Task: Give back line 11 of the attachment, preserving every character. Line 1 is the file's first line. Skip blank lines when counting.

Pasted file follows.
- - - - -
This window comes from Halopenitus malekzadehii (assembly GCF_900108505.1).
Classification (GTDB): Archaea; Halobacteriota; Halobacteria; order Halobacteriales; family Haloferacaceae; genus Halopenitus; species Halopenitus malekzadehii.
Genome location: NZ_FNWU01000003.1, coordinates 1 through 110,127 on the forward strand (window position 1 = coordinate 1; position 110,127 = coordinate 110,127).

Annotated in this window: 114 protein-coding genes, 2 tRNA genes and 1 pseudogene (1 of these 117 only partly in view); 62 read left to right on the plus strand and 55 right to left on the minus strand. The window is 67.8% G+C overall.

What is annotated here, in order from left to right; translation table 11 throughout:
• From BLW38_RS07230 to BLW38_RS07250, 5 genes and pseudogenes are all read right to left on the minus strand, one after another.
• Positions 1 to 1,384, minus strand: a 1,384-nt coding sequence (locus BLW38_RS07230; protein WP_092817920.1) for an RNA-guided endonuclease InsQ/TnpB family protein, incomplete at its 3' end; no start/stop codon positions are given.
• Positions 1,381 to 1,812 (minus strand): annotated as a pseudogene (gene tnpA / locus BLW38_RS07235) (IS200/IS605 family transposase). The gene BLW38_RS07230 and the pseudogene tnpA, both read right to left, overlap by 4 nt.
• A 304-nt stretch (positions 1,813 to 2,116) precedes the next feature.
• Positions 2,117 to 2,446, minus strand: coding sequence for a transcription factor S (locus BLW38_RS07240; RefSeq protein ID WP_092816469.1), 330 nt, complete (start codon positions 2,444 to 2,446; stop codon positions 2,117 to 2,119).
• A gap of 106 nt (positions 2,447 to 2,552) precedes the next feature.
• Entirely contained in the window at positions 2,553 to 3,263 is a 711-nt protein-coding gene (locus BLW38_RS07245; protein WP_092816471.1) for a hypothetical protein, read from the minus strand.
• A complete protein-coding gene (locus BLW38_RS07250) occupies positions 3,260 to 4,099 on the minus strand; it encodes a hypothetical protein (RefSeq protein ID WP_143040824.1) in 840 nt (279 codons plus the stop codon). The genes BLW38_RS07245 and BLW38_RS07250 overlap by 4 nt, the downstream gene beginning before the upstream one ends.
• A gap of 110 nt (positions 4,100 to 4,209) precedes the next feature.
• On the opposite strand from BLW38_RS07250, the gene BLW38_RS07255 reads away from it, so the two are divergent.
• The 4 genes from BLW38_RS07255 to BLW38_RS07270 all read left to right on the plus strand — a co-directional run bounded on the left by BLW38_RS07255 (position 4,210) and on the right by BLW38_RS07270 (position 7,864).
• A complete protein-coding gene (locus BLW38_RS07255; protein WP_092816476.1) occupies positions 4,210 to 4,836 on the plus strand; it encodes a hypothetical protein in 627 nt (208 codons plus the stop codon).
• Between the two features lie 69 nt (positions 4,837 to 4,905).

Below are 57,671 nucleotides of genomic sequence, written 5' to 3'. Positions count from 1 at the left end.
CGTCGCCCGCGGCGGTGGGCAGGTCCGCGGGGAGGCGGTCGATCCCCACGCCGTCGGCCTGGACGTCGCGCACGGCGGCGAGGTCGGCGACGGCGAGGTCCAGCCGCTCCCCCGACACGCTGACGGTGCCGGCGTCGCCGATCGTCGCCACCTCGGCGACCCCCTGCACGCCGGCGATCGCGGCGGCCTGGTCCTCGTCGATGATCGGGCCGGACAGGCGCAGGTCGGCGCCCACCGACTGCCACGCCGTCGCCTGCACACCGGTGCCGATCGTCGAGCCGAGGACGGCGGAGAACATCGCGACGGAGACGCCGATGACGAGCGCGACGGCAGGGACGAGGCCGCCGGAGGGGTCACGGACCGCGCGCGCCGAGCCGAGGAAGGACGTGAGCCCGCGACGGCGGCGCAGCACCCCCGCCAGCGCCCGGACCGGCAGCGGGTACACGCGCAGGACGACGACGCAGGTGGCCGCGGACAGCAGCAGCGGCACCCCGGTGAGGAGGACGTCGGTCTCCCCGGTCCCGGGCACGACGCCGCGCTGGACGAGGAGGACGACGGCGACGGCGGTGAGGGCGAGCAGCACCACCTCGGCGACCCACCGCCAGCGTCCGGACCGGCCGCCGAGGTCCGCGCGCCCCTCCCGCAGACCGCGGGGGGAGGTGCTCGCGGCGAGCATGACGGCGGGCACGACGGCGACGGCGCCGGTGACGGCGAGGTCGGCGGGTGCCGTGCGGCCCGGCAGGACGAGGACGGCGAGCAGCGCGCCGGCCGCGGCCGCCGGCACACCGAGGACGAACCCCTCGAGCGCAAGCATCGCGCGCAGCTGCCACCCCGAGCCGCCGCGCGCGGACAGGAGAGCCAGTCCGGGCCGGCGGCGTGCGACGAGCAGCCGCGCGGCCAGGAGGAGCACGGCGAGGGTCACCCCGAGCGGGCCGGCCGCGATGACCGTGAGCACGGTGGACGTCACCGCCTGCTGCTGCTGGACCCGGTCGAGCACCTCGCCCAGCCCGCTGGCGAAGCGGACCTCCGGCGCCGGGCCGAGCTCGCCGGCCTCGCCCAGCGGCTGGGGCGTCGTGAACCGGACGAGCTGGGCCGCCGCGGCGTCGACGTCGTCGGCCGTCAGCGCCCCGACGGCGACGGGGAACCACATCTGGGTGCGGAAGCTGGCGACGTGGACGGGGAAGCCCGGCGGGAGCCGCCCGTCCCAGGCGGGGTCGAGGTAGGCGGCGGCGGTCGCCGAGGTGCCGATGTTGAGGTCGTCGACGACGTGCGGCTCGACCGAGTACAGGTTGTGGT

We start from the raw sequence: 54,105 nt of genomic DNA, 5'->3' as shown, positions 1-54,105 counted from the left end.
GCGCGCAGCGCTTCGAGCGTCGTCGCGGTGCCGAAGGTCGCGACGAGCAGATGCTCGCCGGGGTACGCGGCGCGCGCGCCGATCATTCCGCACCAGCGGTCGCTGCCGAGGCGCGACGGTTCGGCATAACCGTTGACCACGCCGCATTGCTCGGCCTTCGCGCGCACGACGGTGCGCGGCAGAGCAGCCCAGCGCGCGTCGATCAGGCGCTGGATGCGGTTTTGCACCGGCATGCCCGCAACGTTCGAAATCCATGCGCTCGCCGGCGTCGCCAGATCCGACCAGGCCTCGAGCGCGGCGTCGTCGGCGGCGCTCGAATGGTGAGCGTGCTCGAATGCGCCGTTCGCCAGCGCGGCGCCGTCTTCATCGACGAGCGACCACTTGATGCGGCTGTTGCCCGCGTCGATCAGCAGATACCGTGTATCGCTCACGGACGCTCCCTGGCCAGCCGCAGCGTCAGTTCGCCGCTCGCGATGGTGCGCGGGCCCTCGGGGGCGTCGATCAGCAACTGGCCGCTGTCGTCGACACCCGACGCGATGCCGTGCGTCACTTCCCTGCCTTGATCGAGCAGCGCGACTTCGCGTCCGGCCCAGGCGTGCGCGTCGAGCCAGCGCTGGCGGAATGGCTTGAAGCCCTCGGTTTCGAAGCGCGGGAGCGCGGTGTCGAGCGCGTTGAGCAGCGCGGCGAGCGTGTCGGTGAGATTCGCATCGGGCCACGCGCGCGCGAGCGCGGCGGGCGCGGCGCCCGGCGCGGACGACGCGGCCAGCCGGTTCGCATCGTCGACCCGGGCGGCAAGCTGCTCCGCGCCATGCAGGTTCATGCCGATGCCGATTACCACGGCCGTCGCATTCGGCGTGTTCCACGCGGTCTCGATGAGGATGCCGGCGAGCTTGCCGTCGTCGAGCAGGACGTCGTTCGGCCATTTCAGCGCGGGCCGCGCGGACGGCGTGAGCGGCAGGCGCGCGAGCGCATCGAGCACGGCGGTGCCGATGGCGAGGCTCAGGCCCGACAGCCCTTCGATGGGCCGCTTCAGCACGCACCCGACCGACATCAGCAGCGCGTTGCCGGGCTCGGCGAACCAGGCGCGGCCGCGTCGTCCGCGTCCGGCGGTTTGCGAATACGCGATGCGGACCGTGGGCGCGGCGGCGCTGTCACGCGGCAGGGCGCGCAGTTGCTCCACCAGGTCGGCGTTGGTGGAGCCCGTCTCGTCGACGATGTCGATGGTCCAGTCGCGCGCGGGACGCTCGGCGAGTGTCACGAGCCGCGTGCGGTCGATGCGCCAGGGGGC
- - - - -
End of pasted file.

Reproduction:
• A gap of 106 nt (positions 2,447 to 2,552) precedes the next feature.